Glaucoma Specialist
Glaucoma is the number one cause of irreversible blindness in the world. As a top eye care provider in the New York and Northern New Jersey region, Dr. Cohen and his team provide the most advanced care for men and women with glaucoma, including techniques to identify the disease in its earliest and most treatable stages.

Glaucoma Q&A

What causes glaucoma?

Glaucoma is a disease that affects the optic nerve located at the back of your eye. The optic nerve is essential for vision, sending messages of the objects you see to your brain where they can be “decoded” and translated into actual images. Glaucoma occurs when the natural fluid inside your eye fails to drain properly, resulting in a buildup of pressure that compresses the nerve fibers, resulting in permanent vision loss. The disease occurs most commonly in people with specific risk factors, including:

  • family history of glaucoma

  • diabetes

  • high blood pressure

  • heart disease

  • thyroid disease

  • being farsighted

  • prior eye injury

  • history of elevated pressure inside the eye

  • long-term use of steroid medications

  • presence of some other types of eye diseases

  • Asian or African descent

The primary risk factor for glaucoma is older age. In fact, the National Eye Institute (NEI) estimates about 3 million people age 45 and older have glaucoma and many don't even know they have the disease.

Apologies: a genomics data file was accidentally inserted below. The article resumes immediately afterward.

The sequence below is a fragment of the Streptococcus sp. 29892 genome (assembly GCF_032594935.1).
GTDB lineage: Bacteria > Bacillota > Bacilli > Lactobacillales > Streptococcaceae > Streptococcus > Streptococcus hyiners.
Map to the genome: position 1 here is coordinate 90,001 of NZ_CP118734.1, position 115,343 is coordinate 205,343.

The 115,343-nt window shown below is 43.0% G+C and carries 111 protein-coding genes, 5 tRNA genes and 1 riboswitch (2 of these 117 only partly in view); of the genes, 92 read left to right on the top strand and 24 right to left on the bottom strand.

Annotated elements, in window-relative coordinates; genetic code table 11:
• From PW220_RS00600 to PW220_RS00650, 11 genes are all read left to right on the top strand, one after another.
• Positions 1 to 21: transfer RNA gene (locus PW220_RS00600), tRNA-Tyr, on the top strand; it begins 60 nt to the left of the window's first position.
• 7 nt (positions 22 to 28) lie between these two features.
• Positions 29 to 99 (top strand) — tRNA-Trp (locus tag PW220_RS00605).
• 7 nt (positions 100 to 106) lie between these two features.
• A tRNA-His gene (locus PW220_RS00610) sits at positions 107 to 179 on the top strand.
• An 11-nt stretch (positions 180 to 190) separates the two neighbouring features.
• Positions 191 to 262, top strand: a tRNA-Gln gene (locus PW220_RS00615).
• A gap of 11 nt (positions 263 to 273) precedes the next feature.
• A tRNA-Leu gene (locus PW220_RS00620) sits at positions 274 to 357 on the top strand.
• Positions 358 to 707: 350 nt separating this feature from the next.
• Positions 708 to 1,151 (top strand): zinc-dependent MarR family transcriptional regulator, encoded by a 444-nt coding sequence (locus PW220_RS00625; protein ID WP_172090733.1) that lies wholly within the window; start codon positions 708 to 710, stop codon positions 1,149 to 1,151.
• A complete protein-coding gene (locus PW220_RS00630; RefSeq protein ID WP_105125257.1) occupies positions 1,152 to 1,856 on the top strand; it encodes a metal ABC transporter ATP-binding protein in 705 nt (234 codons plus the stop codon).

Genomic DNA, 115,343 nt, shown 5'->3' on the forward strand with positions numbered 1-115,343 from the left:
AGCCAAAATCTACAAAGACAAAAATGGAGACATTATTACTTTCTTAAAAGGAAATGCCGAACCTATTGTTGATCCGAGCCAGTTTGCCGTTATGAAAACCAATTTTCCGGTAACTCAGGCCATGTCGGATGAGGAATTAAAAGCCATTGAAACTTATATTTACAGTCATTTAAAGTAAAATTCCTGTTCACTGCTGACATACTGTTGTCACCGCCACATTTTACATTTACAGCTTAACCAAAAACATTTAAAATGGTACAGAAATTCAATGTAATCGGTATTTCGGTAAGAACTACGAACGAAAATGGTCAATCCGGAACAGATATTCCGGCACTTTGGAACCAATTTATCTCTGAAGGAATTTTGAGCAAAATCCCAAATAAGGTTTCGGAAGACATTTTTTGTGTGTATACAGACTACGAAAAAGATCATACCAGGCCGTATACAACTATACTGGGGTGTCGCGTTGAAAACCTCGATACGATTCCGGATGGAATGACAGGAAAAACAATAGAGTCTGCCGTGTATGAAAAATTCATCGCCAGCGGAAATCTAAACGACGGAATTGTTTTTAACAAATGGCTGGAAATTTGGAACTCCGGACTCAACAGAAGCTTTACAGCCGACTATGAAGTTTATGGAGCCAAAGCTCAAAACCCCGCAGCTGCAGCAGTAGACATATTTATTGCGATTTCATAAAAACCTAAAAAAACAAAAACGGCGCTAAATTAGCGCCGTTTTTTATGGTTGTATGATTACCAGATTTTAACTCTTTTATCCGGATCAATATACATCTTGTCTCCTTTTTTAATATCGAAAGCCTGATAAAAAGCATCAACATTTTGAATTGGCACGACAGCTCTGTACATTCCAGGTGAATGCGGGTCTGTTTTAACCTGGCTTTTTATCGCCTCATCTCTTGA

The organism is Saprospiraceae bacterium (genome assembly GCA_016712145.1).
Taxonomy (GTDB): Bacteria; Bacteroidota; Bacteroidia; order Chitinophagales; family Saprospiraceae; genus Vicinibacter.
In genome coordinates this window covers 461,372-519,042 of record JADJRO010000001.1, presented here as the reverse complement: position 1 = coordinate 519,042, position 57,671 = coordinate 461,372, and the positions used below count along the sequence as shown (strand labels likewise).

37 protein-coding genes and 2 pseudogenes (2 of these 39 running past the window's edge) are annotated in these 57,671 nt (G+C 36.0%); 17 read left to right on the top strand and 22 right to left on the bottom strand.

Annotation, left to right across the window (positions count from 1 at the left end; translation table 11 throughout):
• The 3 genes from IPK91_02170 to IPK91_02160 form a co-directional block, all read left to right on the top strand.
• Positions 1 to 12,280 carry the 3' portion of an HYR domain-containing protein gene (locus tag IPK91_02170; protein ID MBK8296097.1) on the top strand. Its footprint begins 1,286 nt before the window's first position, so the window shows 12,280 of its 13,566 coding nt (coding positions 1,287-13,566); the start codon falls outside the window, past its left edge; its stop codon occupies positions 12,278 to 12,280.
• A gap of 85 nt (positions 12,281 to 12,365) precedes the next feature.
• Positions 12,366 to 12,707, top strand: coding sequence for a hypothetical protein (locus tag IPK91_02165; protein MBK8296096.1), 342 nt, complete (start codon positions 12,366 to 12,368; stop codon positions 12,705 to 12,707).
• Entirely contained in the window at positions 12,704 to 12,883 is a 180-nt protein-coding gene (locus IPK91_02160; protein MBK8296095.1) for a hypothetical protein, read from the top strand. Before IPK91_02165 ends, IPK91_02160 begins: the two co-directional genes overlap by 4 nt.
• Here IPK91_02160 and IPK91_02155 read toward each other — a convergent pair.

How is glaucoma treated?

Glaucoma treatment usually begins with the use of special eye drops to help reduce the pressure inside your eye. Sometimes, oral medications are also prescribed. When medications are not enough to keep the intraocular pressure under control, surgery may be needed to help promote proper drainage and prevent fluid and pressure from building up. Both traditional and laser procedures are available to treat men and women with glaucoma.

How can I prevent glaucoma?

Because glaucoma typically causes no symptoms until it has progressed to the point of vision loss, having regular dilated eye exams with an ophthalmologist skilled in recognizing the disease in its earliest stages is your best defense. It's also important to know your risk factors so you can take steps to reduce or eliminate those risks and decrease the likelihood of developing glaucoma.

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